Seizing the opportunity for a smoke-free Europe

Europe is making significant strides towards the goal of having a smoke-free Europe by 2040, but how can new MEP’s help the bloc meet its target?

By Michael Landl

Michael Landl is the director of the World Vapers’ Alliance.

10 Jul 2024

As the newly elected European Parliament convenes, there lies a golden opportunity to make significant strides toward the ambitious yet achievable goal of a smoke-free Europe. By aiming for a smoking rate of less than 5% by 2040, the Parliament can transform public health across the continent. However, achieving this goal requires embracing science, listening to consumers, and learning from real-life examples such as Sweden. 

Making Europe smoke-free is indeed a monumental task, but it is doable if future regulations are grounded in reality. Unfortunately, we are currently in the middle of a misperception epidemic regarding the harm reduction potential and risks of alternative nicotine products. Alarmingly, 74% of smokers worldwide wrongly believe that vaping is equally or more harmful than smoking. This widespread misconception is a public health crisis in itself, deterring thousands of smokers in the EU from switching to less harmful alternatives. The new Parliament must address this crisis head-on. 

Over 100 organisations and government institutions worldwide agree that vaping is significantly less harmful than smoking. This consensus is supported by a systematic evidence review from Cochrane, a British public health non-governmental organisation. Cochrane’s systematic reviews are globally recognised as the gold standard in health evidence, and their findings confirm that vaping aids smokers in quitting. 

Additionally, respected public health authorities, including the UK’s National Health Service (NHS), have taken steps to debunk significant misconceptions about vaping. The NHS published a guide titled "Vaping Myths and Facts" to provide smokers with high-quality, evidence-based information. Such efforts highlight the importance of accurate communication and regulation based on scientific evidence.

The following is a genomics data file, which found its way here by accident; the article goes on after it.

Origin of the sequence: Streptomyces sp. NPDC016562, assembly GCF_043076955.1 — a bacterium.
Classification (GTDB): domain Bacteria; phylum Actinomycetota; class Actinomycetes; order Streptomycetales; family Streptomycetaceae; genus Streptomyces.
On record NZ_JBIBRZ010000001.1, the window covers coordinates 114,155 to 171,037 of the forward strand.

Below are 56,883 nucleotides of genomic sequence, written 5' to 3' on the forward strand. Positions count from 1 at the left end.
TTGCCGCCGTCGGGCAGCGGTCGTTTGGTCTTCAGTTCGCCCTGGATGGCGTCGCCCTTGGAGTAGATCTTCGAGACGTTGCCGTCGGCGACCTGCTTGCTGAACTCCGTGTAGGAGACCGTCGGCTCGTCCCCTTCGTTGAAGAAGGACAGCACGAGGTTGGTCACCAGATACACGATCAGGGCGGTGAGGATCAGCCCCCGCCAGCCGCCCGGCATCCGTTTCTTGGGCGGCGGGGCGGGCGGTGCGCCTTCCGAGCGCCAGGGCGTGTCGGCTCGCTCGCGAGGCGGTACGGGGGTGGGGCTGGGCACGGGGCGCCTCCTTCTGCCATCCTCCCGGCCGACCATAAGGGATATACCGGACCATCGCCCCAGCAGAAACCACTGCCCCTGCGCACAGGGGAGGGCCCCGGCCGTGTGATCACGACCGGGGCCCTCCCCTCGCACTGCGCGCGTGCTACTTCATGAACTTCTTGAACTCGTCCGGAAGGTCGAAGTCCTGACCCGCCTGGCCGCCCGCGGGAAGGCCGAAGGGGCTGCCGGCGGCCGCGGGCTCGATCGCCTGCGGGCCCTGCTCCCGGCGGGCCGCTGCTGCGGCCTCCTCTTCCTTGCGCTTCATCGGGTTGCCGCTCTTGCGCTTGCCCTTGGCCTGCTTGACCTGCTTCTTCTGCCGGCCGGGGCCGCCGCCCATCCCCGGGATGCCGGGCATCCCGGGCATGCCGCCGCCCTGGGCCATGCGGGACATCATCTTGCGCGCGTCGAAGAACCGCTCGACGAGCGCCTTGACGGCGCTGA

vape facts

Sweden’s approach to becoming smoke-free sets a remarkable precedent that the EU should copy. Rather than banning safer nicotine products, Sweden has embraced harm reduction, endorsing the use of products like snus, nicotine pouches, and e-cigarettes. This strategy has positioned Sweden on the verge of becoming the first smoke-free nation, serving as a model for global tobacco harm reduction strategies. 

The upcoming revisions of the Tobacco Products Directive (TPD) and the Tobacco Tax Directive (TTD) will be monumental decision points for the EU. The EU faces a critical choice: continue down the unsuccessful path of prohibition and over-regulation or acknowledge and adopt the successful Swedish model of harm reduction. Debates about flavour bans or the prohibition of products such as nicotine pouches threaten to derail the smoke-free goal. These restrictive measures would not only hinder smokers' access to less harmful alternatives but also perpetuate the very public health issues we aim to resolve. 

It is essential for the new Parliament to recognise that well-regulated, harm-reducing products can save lives. By fostering an environment where smokers are encouraged to switch to less harmful alternatives, we can drastically reduce smoking rates and improve public health outcomes.  

In conclusion, the new European Parliament has a unique opportunity to make history by driving Europe toward a smoke-free future. By listening to science, understanding consumer needs, and learning from successful examples like Sweden, Parliament members can enact regulations that truly benefit public health. With the right approach, a smoke-free Europe is within our grasp. 

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